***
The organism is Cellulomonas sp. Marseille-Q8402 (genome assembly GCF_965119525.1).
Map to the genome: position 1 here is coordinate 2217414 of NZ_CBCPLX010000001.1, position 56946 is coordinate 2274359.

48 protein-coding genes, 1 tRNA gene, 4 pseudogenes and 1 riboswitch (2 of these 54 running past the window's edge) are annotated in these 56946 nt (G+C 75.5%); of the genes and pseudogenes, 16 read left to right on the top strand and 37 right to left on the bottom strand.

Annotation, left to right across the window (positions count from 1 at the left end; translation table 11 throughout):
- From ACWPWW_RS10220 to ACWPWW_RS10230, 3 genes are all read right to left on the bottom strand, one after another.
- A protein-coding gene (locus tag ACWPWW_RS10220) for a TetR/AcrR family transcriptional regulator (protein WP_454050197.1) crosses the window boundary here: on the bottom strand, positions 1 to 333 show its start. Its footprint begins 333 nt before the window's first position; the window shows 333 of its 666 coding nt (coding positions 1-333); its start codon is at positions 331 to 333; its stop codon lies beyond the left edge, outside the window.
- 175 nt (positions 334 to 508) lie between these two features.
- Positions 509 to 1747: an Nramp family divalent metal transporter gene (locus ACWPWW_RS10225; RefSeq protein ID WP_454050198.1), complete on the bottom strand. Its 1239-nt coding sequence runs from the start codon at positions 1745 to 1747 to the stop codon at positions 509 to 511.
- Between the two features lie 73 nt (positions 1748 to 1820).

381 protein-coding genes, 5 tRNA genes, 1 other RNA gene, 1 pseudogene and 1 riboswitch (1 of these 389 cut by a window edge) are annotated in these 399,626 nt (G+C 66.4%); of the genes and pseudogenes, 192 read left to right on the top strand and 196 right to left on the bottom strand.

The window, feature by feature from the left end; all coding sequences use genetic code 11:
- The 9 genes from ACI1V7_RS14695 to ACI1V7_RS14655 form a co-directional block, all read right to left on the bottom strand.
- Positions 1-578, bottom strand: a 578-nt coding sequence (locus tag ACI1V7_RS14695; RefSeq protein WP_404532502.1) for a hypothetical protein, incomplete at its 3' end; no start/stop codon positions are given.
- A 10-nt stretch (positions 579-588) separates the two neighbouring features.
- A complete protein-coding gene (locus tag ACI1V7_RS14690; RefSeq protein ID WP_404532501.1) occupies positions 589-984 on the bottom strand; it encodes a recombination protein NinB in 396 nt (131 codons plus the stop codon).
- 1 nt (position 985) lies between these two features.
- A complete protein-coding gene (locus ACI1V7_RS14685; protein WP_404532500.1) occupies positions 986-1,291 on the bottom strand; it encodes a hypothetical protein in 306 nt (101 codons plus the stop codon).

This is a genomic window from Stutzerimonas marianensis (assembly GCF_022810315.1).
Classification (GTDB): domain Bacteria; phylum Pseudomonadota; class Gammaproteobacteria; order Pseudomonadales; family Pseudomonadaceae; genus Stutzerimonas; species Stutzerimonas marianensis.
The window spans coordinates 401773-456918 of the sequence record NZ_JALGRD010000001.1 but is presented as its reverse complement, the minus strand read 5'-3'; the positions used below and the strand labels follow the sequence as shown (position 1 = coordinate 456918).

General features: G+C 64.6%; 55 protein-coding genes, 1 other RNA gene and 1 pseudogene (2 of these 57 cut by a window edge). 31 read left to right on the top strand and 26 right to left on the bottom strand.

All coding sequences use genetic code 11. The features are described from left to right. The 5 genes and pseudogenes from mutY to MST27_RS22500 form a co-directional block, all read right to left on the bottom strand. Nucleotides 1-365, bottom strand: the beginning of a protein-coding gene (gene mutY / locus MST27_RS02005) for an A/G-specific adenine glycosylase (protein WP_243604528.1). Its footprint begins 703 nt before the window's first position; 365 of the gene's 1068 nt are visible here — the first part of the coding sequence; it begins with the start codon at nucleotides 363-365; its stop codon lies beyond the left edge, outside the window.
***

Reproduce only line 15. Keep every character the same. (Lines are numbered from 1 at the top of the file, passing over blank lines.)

- A complete protein-coding gene (locus tag ACI1V7_RS14690; RefSeq protein ID WP_404532501.1) occupies positions 589-984 on the bottom strand; it encodes a recombination protein NinB in 396 nt (131 codons plus the stop codon).